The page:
> Sandpipers (150 in one flock). Many of these flocks were concentrated in
> ponds along the coast, but were also present six or more kilometres
inland.
> Also of interest was the near absence of both Semipalmated Plover and
> Semipalmated Sandpiper. These should have been present and not uncommon
(as
> they have been in other years) on the gravel ridges bordering wet tundra
> near the coast, but we saw very few of either and found no nests. Other
> species which typically breed further inland (e.g., both yellowlegs and
> Bonaparte's Gulls) were also loafing in ponds near the coast. Waterfowl
> also had a poor time of it. Large numbers of scaup of both species just
> hanging around and no evidence of breeding even by Long-tailed Ducks which
> were just sitting in pairs on ponds. There was a total failure of the Snow
> Goose colony and near total failure of locally breeding Canada Geese. This
> phenomenon wasn't restricted to the Ontario coast as Churchill apparently
> was a bust as were other places in the eastern Canadian Arctic. Just one
of
> those years!"
>
> 4. Farther north, Jim Richards of Orono, Ontario, spent 27 June - 13 July
> at Cambridge Bay on Victoria Island in Nunavut Territory. He reported,
> "That overall numbers of birds present at the end of June was down by at
> least 60%. Of those there only a small percentage were actually nesting.
In
> past years species such as Semipalmated Sandpipers were usually found at a
> rate of 4-6 nests per day with normal walking. This year I found one nest
> in 16 days! Needless to say, it was very cold, very wet and very windy."
>
> 5. Glenn Coady of Toronto, Ontario, was atlassing in the Hudson Bay
> Lowlands and was in contact with other groups in the north: He summarized,
> "Discussing shorebird nesting success with all the Ontario Hudson Bay
atlas
> groups, Mark Peck's experience on Southampton Island in Nunavut, Jim
> Richards' experience at Cambridge Bay in Nunavut, as well as one of my
> birding friends who was at Churchill this summer, it would appear very few
> shorebirds were able to successfully breed in the frigid conditions across
> the arctic this summer. Many didn't even attempt to nest, and a lot of
> those that did likely failed in the horrific windstorms. Jim Richards told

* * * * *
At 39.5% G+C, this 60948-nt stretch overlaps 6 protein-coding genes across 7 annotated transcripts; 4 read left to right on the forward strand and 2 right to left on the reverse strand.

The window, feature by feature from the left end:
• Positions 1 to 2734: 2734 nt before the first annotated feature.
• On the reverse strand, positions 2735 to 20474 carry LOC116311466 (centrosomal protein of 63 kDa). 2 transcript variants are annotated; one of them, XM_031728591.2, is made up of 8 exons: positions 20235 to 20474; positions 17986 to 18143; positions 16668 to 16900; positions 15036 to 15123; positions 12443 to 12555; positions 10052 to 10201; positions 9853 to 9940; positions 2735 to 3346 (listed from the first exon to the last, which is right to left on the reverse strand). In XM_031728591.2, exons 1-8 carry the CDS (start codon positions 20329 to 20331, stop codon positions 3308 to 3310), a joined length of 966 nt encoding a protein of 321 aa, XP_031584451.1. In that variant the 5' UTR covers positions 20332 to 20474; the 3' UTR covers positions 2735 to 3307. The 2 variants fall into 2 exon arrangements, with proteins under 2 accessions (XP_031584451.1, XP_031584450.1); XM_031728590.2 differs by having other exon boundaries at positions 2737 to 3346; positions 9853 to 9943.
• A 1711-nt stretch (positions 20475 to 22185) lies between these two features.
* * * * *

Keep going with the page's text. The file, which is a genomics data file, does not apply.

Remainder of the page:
> me that areas he covered at Cambridge Bay that normally would have
resulted
> in sightings of 70 Semipalmated Sandpipers and 30 Baird's Sandpipers per
> day, proved this summer to be lucky to find more than one or two birds. He
> found only one Semipalmated Sandpiper nest the entire trip, and it only
had
> a clutch of two eggs. The fact that it also was a poor year for small
> mammals (and Canada Geese and Snow Geese failed en masse too) in much of
> the arctic meant what few shorebirds that were going to nest successfully
> probably encountered heavier than normal predation from foxes, jaegers,
> gulls and owls."
>
> 6. Alvaro Jaramillo of California on 6 August reported: "Juvenile
> shorebirds are down here already, but not the main push. It seems like a
> lot of the north was suffering from very bad weather. Alaska was very cold
> and rainy this season, I hope I am wrong and you begin to see a ton of
> juvenile shorebirds, but my guess is that it will be a weak year for
them."
>
> *I hope that birders will report the numbers and age ratios of southbound
> arctic shorebirds during August, September and October. This will give us
> better information on the nesting success of northern shorebirds in 2004.
>
> Acknowledgements: The following biologists/birders were very helpful with
> information: Ken Abraham, Ontario Ministry of Natural Resources; Glenn
> Coady, Ontario Breeding Bird Atlas; Bill Crins, Ontario Ministry of
Natural
> Resources; Michel Gosselin, Canadian Museum of Nature; Jean Iron, Toronto,
> Ontario; Andrew Jano, Ontario Ministry of Natural Resources; Alvaro
> Jaramillo, Half Moon Bay, California; Kevin McLaughlin, Hamilton, Ontario;
> Mark Peck, Royal Ontario Museum; Jim Richards, Orono, Ontario; Mike Runtz,
> Ontario Breeding Bird Atlas; Ken Ross, Canadian Wildlife Service; Don
> Sutherland, Ontario Ministry of Natural Resources; and Ron Tozer, Dwight,
> Ontario.
>
> Happy shorebirding,
>
> Ron Pittaway
> Ontario Field Ornithologists
> Minden and Toronto ON
> E-mail: [log in to unmask]
>